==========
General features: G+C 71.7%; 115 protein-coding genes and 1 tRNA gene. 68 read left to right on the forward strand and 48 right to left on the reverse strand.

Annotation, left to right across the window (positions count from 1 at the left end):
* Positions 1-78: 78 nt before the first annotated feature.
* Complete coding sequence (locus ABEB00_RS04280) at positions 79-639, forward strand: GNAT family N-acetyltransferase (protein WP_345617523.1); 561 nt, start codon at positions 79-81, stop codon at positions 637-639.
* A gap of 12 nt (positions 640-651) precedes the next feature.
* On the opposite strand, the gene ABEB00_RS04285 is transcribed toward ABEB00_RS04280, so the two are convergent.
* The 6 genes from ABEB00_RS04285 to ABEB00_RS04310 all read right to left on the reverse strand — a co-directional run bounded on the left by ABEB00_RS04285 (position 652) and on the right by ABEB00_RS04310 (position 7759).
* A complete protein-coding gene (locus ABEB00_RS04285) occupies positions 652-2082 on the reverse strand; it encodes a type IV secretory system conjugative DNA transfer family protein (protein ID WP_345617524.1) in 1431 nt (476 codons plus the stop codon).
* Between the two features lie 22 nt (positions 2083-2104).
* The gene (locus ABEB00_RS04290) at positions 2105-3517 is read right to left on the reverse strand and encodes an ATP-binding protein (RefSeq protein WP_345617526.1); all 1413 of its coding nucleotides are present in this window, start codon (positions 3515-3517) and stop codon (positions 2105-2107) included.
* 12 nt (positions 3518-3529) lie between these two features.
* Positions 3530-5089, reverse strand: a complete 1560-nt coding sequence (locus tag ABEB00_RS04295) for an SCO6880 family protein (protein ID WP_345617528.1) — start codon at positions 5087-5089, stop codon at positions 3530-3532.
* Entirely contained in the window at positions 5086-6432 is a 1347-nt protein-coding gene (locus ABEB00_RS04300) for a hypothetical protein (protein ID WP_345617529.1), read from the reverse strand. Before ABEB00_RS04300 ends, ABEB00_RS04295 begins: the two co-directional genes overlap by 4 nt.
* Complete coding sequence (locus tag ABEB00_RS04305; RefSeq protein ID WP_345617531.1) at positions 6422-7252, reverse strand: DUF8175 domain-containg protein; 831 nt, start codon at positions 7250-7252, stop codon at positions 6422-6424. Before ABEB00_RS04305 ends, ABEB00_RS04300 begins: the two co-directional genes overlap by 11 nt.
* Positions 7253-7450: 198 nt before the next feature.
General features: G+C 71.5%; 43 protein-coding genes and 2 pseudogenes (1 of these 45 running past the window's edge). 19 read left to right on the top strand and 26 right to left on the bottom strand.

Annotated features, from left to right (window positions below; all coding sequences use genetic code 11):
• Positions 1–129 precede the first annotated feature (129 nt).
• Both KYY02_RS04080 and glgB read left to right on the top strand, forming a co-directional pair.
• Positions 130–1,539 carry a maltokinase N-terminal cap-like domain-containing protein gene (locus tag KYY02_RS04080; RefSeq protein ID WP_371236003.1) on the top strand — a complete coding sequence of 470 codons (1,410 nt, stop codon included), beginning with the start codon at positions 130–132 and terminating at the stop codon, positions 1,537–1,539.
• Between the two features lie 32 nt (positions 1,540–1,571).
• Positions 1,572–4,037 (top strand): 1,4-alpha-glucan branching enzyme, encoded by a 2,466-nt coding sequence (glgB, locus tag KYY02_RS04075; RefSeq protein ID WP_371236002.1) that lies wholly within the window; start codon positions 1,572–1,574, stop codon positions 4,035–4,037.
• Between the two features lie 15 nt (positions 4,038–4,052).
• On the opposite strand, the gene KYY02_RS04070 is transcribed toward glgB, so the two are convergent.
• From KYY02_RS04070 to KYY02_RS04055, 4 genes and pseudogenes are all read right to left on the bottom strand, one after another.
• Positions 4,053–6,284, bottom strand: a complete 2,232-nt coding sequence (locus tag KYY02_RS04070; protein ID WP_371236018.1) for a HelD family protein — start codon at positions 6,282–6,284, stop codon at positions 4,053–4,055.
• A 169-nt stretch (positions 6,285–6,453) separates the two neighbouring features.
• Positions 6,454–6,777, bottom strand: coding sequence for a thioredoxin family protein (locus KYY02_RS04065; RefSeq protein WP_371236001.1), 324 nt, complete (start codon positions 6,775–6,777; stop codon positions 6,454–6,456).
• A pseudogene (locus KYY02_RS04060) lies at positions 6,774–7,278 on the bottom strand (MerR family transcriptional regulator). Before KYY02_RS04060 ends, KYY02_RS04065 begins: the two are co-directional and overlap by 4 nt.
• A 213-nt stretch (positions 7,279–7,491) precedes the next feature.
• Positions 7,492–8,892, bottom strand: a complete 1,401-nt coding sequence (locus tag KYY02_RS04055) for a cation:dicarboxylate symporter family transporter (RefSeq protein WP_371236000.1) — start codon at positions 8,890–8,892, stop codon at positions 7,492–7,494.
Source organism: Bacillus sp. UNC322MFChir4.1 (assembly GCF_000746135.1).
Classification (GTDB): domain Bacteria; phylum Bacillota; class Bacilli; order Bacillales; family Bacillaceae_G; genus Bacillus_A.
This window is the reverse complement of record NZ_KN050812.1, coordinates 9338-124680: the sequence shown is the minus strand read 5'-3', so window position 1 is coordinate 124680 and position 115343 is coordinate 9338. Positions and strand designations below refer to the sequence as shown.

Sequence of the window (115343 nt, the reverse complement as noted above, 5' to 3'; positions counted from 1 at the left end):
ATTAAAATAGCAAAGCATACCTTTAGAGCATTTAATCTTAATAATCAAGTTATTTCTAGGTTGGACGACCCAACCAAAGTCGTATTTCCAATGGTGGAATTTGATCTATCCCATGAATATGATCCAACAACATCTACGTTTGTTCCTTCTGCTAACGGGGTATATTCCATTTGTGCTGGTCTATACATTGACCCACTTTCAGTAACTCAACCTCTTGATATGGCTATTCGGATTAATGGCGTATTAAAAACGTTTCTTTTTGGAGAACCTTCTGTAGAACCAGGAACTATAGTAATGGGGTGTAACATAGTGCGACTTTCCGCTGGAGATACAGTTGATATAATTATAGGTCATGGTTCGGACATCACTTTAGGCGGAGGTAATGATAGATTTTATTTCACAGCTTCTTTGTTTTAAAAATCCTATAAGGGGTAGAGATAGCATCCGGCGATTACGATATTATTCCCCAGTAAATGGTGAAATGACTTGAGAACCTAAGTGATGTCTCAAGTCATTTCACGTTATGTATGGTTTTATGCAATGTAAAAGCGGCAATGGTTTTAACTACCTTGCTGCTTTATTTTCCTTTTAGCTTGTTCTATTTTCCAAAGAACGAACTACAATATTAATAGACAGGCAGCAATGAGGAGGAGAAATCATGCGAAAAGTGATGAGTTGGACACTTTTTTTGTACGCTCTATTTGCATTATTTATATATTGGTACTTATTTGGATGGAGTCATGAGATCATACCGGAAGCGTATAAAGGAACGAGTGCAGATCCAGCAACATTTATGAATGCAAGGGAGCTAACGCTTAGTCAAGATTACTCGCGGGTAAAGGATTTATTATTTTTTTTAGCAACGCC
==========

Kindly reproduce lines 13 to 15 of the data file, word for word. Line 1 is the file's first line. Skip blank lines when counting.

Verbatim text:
* Entirely contained in the window at positions 5086-6432 is a 1347-nt protein-coding gene (locus ABEB00_RS04300) for a hypothetical protein (protein ID WP_345617529.1), read from the reverse strand. Before ABEB00_RS04300 ends, ABEB00_RS04295 begins: the two co-directional genes overlap by 4 nt.
* Complete coding sequence (locus tag ABEB00_RS04305; RefSeq protein ID WP_345617531.1) at positions 6422-7252, reverse strand: DUF8175 domain-containg protein; 831 nt, start codon at positions 7250-7252, stop codon at positions 6422-6424. Before ABEB00_RS04305 ends, ABEB00_RS04300 begins: the two co-directional genes overlap by 11 nt.
* Positions 7253-7450: 198 nt before the next feature.